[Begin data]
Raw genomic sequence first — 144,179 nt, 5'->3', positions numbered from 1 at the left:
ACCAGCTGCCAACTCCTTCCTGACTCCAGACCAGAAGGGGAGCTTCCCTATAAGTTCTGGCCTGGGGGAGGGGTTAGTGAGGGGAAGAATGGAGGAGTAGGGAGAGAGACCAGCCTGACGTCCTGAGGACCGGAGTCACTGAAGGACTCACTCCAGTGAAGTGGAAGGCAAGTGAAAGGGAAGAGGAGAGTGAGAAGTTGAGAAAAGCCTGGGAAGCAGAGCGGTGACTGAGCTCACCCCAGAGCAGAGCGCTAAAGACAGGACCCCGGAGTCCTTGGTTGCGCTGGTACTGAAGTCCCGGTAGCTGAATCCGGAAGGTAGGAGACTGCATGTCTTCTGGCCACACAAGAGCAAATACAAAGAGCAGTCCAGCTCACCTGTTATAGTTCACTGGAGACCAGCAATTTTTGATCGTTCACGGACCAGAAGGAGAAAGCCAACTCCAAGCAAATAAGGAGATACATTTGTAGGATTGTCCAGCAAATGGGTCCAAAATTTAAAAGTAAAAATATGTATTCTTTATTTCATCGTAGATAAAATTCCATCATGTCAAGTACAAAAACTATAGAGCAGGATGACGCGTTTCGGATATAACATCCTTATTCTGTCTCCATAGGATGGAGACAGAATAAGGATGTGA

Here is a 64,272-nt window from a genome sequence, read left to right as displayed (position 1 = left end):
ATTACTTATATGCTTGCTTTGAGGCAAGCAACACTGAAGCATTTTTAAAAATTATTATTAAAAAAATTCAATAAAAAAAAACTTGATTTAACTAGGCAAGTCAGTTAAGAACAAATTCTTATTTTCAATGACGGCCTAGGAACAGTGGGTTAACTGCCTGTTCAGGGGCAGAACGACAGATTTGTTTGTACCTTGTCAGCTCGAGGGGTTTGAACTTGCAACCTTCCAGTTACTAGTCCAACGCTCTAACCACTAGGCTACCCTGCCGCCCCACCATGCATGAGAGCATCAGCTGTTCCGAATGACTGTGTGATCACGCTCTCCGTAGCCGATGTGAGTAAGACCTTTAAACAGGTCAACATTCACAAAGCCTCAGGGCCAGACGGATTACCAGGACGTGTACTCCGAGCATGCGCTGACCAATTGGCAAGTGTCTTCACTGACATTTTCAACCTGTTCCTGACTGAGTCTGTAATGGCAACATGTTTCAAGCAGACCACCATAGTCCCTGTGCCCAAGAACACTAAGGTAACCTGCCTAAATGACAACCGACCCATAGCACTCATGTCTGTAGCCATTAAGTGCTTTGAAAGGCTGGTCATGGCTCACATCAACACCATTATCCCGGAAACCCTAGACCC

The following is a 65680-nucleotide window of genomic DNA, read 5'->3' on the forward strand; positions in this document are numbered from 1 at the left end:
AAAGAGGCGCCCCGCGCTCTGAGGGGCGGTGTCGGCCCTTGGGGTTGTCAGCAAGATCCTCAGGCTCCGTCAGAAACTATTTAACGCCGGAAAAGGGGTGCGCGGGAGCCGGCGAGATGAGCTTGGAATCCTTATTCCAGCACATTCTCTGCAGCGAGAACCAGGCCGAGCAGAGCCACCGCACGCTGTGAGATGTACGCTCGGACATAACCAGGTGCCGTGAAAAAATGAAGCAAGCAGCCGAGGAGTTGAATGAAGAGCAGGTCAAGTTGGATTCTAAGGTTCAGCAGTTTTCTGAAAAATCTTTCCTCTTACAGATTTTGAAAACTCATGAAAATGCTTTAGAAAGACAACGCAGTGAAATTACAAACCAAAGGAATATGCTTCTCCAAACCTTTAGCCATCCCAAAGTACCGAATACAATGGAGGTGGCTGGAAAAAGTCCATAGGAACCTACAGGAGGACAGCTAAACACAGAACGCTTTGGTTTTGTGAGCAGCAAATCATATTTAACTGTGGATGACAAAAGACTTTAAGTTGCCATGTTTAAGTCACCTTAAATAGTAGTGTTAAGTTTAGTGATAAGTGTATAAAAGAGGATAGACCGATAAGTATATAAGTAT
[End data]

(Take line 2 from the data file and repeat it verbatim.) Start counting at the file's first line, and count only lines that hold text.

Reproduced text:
ACCAGCTGCCAACTCCTTCCTGACTCCAGACCAGAAGGGGAGCTTCCCTATAAGTTCTGGCCTGGGGGAGGGGTTAGTGAGGGGAAGAATGGAGGAGTAGGGAGAGAGACCAGCCTGACGTCCTGAGGACCGGAGTCACTGAAGGACTCACTCCAGTGAAGTGGAAGGCAAGTGAAAGGGAAGAGGAGAGTGAGAAGTTGAGAAAAGCCTGGGAAGCAGAGCGGTGACTGAGCTCACCCCAGAGCAGAGCGCTAAAGACAGGACCCCGGAGTCCTTGGTTGCGCTGGTACTGAAGTCCCGGTAGCTGAATCCGGAAGGTAGGAGACTGCATGTCTTCTGGCCACACAAGAGCAAATACAAAGAGCAGTCCAGCTCACCTGTTATAGTTCACTGGAGACCAGCAATTTTTGATCGTTCACGGACCAGAAGGAGAAAGCCAACTCCAAGCAAATAAGGAGATACATTTGTAGGATTGTCCAGCAAATGGGTCCAAAATTTAAAAGTAAAAATATGTATTCTTTATTTCATCGTAGATAAAATTCCATCATGTCAAGTACAAAAACTATAGAGCAGGATGACGCGTTTCGGATATAACATCCTTATTCTGTCTCCATAGGATGGAGACAGAATAAGGATGTGA